LOS ANGELES — The lawsuit over the mental competency of the ailing mogul Sumner M. Redstone was dismissed Monday, cutting short a trial that had drawn attention for its lurid details and the potential impact on Mr. Redstone’s $42 billion media empire.
Judge David J. Cowan of Los Angeles County Superior Court announced the dismissal in a preliminary ruling when the trial resumed Monday morning and made it final after hearing arguments from both sides in proceedings that lasted less than half an hour.
The court rejected claims by the plaintiff, Manuela Herzer, a former lover of Mr. Redstone’s, who said he did not have the mental capacity to make the decision in October that removed her from his health care directive. The judge appeared swayed by the videotaped testimony from the 92-year-old billionaire that was shown on Friday, in which he said he did not want Ms. Herzer in charge of his care, or in his life at all.
“This testimony does in fact completely alter the case,” Judge Cowan said in his ruling.
“The court sees no overriding reason to put Redstone — who is the only person that this case is ultimately concerned about (or family members) — through the significant time and expense at high emotional cost, particular at this precarious stage in his life,” the judge wrote, “as well as cause undue infringement on his private and personal matters, where this proceeding would not make any difference for purposes of the very limited issue at stake in this case as to who he has named as his health care agent.”
The dismissal, which is likely to be appealed, is a clear legal victory for Mr. Redstone and, by extension, his daughter, Shari Redstone, who had been depicted by the other side as a villain who used a network of spies to unduly influence her father.
Yet there is no question that the court fight sullied both sides, industry observers said, with its thousands of pages of filings that included embarrassing and prurient allegations about Mr. Redstone’s obsession with sexual partners, incontinence and demands to eat steak while on a feeding tube. Ms. Herzer was depicted as a gold digger, who manipulated her relationship with Mr. Redstone for financial gain.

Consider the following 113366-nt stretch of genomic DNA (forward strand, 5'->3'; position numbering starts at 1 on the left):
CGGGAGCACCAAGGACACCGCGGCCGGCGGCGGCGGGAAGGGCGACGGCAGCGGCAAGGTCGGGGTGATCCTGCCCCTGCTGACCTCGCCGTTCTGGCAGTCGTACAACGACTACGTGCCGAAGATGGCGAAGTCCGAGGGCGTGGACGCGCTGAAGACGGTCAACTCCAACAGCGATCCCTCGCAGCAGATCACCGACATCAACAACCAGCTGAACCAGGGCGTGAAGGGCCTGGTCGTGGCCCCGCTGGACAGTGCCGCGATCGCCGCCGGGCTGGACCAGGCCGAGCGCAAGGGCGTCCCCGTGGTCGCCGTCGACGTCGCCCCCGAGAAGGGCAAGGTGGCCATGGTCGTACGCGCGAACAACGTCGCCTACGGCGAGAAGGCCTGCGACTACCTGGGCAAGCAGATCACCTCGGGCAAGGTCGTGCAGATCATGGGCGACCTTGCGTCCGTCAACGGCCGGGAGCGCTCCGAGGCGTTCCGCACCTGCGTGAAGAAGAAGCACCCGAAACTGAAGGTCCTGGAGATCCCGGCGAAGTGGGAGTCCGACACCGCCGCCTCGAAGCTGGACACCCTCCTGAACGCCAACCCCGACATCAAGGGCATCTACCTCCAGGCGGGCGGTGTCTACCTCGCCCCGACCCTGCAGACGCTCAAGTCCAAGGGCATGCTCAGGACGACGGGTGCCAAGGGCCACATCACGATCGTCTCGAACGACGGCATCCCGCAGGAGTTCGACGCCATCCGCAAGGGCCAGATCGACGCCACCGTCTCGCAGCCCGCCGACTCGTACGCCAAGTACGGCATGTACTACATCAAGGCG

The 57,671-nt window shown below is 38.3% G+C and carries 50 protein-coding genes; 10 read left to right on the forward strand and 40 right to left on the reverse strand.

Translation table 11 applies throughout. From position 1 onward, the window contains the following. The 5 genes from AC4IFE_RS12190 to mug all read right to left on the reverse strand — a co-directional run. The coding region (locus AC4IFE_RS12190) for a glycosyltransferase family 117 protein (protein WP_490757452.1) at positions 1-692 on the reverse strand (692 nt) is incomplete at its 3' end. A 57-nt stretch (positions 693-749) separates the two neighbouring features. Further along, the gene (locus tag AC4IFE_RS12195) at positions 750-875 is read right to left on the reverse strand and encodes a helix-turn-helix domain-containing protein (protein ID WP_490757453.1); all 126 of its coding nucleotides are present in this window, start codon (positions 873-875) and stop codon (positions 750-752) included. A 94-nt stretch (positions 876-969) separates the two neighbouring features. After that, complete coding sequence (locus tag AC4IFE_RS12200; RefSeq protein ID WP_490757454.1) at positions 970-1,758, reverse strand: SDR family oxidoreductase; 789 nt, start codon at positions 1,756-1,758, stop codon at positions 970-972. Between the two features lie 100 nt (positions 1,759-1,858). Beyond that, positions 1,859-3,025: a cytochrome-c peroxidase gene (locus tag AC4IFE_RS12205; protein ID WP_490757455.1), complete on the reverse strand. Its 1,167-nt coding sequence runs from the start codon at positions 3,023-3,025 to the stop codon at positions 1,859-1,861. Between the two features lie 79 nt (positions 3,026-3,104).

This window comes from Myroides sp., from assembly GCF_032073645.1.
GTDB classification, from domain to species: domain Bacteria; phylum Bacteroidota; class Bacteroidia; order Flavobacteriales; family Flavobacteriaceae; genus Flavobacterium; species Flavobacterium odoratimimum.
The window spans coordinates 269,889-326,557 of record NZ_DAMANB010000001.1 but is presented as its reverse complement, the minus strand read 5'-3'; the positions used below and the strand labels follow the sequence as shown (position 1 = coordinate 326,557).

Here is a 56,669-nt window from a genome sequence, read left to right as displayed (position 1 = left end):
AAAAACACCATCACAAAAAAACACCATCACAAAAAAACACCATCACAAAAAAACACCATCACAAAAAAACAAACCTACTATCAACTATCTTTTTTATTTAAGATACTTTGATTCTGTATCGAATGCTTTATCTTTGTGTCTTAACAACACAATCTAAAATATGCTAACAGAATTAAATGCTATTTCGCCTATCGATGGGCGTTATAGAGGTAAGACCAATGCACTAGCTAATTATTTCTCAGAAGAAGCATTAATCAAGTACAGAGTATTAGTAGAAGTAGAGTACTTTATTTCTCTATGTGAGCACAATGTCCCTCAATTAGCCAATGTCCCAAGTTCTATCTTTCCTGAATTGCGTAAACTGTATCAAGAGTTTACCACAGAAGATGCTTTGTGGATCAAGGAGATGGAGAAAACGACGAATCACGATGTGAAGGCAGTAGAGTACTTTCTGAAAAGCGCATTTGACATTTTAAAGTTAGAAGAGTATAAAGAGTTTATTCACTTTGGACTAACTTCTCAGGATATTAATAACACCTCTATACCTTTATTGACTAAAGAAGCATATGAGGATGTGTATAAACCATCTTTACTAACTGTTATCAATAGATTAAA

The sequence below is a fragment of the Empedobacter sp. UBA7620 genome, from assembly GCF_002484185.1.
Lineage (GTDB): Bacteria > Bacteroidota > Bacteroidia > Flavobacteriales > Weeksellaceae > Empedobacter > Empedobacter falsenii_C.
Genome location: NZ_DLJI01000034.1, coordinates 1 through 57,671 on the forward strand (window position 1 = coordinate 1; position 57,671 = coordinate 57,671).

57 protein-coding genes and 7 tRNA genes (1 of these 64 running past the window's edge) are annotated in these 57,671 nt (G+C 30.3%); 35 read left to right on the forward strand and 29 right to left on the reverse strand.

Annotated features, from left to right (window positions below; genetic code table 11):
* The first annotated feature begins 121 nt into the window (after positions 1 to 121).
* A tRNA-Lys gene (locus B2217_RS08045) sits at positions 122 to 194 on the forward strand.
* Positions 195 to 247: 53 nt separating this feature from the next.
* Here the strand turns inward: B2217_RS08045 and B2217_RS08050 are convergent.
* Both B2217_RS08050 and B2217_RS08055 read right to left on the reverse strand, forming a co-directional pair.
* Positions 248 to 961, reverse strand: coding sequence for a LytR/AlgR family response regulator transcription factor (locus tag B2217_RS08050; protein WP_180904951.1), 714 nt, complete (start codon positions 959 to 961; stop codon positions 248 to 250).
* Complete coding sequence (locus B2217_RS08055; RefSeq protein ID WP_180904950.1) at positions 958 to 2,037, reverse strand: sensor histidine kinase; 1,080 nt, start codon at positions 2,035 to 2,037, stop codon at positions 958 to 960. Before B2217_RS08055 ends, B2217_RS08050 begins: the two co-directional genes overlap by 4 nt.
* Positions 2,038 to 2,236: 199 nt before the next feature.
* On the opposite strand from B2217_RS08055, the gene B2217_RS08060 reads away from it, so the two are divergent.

While the suit concerned his personal estate, it set off investor concern about his position and corporate governance issues at the top of the media empire that includes CBS and Viacom, two of the world’s largest entertainment companies.
Mr. Redstone is a director, chairman emeritus and controlling shareholder of both companies.
The trial opened Friday with 18 minutes of videotaped testimony from Mr. Redstone, who had not been seen publicly for nearly a year and had made no public declarations related to the suit since it was filed in November by Ms. Herzer.
She said that in filing the suit, she was looking out for his well-being. Lawyers for Mr. Redstone said that she was motivated by greed. On the same day that Mr. Redstone changed his health care plan, he also changed his personal estate, in which Ms. Herzer was to receive $50 million and his $20 million mansion.
After viewing the video on Friday, Judge Cowan said Mr. Redstone had appeared to reject the idea that Ms. Herzer take over control of his health care or be involved in his life. The judge said he needed the weekend to consider whether the case should continue.
In his ruling Monday, he said the court was not making a finding related to Mr. Redstone’s mental capacity or the credibility of Ms. Herzer or Ms. Redstone.
“The court is finding only that the ‘proceeding is not reasonably necessary to protect the interests of the patient,’” he wrote. “Specifically, Herzer cannot be restored as his agent and Redstone is satisfied with the care he is receiving and to be with his family.”
While the video remained confidential, a transcript was made public. During the 18 minutes of questioning, Mr. Redstone denigrated Ms. Herzer with obscenities multiple times, said that he hated her and wanted her out of his life. The transcript also showed that Mr. Redstone was not able to answer some basic questions, such as his birth name. (It was Sumner Murray Rothstein.)
In a filing over the weekend, lawyers for Ms. Herzer argued that the court could not accept Mr. Redstone’s testimony at face value and needed to hear all the evidence before dismissing the case. They said the court was “duty-bound to look behind the testimony to determine whether Redstone’s views are those of a man of a sound mind and whether he came to and has maintained these views absent any undue influence.”
Since the suit was first filed, lawyers for Mr. Redstone repeatedly asked that the case be dismissed. Over the weekend, they said in a new motion to dismiss that there was not “a scintilla of evidence that Mr. Redstone actually wants Ms. Herzer in his life, but was unduly influenced to testify otherwise.”